Jazz Ensemble Students Gain Serious Skills
Teaching a whole world of music to a newcomer can be a daunting task. Early on, I succumbed to sulking over not having enough hours in the day to comprehensively teach jazz improvisation, interpretation, and history.
Even more important to me is imparting the spirit of jazz to my students. Jazz, in my opinion, is the freedom you have to work within confines of structure. That structure is so integral to understanding how much leeway you have in jazz. So, like I said earlier, daunting.
Jazz, in my opinion, is the freedom you
have to work within confines of structure.
In the Music House Student Jazz Ensemble I teach, I help each band member agree on a tune and then interpret it through their own kaleidoscope of personal experience and strengths.
Our pianist, Nathan Dunkerley, comments on the feeling of jazz (in typical forthright fashion), "It made music worthwhile. In rock bands I was told to find a system that works for me and then stick with it. When I joined the Jazz Ensemble, I was encouraged to alter that system and try new things. Rather than playing the same chords over and over, I felt free enough to put my own spin on it."
That spin Nathan talks about is no joke. I've seen him grow from a timid and hesitant improviser to a very confident young pianist. Not only is jazz fun to play and listen to, it's a genre that can strengthen your musicianship and earn a greater understanding of the music you're playing.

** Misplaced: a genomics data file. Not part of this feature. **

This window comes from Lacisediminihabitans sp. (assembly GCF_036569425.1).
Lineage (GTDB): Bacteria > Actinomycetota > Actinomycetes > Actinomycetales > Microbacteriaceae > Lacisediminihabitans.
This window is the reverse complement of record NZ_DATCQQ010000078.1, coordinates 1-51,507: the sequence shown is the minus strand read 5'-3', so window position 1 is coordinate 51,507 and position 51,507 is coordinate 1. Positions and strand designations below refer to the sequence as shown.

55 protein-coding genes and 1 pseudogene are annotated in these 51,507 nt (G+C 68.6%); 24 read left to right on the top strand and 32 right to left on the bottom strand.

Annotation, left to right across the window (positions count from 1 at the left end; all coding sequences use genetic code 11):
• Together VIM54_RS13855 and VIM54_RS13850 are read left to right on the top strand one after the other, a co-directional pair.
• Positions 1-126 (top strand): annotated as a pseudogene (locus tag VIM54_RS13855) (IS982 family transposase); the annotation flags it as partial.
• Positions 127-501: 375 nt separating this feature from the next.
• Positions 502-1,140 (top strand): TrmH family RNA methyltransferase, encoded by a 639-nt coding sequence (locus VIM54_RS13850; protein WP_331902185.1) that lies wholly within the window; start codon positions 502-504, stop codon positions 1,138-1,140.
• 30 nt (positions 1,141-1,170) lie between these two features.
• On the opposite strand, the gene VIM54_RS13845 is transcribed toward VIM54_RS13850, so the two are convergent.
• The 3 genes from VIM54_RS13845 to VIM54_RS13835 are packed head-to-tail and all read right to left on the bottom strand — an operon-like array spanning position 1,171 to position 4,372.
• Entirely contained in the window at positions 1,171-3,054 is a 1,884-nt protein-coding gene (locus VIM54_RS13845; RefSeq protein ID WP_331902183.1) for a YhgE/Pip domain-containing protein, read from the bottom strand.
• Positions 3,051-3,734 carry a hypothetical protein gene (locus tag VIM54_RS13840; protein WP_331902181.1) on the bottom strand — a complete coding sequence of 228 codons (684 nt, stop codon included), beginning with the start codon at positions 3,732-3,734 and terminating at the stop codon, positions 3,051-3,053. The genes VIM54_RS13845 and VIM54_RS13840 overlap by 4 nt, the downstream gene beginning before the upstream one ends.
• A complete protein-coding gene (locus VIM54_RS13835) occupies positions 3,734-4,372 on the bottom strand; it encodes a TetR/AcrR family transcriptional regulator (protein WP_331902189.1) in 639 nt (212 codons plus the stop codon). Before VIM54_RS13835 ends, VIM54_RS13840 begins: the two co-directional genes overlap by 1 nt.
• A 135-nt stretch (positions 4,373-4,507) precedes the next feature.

"It made music worthwhile. In rock bands I was told to find a system that works for me and then stick with it. When I joined the Jazz Ensemble, I was encouraged to alter that system..."
Elaborating on the benefits of exploring jazz, our guitarist, Jack Johnston notes, "It really helped me get a better understanding of scales and modes. It's starting to feel natural to switch modes, I don't have to think about it as much."
These students of the Music House Jazz Ensemble are obviously starting to 'get' the intersection of structure and improvisation which learning and playing jazz helps to solidify. It's incredibly rewarding to watch this understanding take shape and then be applied to whatever piece we're learning at the moment. Teaching the Jazz Ensemble is an undertaking, no doubt, but the student transformations I've witnessed are inspiring to say the least.
Learn more about becoming a part of the Music House Jazz Ensemble! Click here for info.